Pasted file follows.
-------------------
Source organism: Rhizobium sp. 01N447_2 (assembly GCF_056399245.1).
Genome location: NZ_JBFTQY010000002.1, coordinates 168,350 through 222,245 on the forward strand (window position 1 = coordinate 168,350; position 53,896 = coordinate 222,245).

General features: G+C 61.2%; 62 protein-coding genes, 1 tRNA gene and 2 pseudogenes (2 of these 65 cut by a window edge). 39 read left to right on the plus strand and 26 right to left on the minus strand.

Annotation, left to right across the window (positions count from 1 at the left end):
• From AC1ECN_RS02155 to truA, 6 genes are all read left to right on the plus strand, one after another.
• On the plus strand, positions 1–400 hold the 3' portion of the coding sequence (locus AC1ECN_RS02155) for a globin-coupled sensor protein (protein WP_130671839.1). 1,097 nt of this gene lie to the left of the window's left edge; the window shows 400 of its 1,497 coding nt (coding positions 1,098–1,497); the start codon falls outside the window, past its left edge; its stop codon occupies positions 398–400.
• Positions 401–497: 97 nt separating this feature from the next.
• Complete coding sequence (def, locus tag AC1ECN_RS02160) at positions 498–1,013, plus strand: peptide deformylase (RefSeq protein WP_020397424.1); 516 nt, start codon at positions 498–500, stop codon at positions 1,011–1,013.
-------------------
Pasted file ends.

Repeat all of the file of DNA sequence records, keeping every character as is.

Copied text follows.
Source organism: Rhizobium sp. 01N447_2 (assembly GCF_056399245.1).
Genome location: NZ_JBFTQY010000002.1, coordinates 168,350 through 222,245 on the forward strand (window position 1 = coordinate 168,350; position 53,896 = coordinate 222,245).

General features: G+C 61.2%; 62 protein-coding genes, 1 tRNA gene and 2 pseudogenes (2 of these 65 cut by a window edge). 39 read left to right on the plus strand and 26 right to left on the minus strand.

Annotation, left to right across the window (positions count from 1 at the left end):
• From AC1ECN_RS02155 to truA, 6 genes are all read left to right on the plus strand, one after another.
• On the plus strand, positions 1–400 hold the 3' portion of the coding sequence (locus AC1ECN_RS02155) for a globin-coupled sensor protein (protein WP_130671839.1). 1,097 nt of this gene lie to the left of the window's left edge; the window shows 400 of its 1,497 coding nt (coding positions 1,098–1,497); the start codon falls outside the window, past its left edge; its stop codon occupies positions 398–400.
• Positions 401–497: 97 nt separating this feature from the next.
• Complete coding sequence (def, locus tag AC1ECN_RS02160) at positions 498–1,013, plus strand: peptide deformylase (RefSeq protein WP_020397424.1); 516 nt, start codon at positions 498–500, stop codon at positions 1,011–1,013.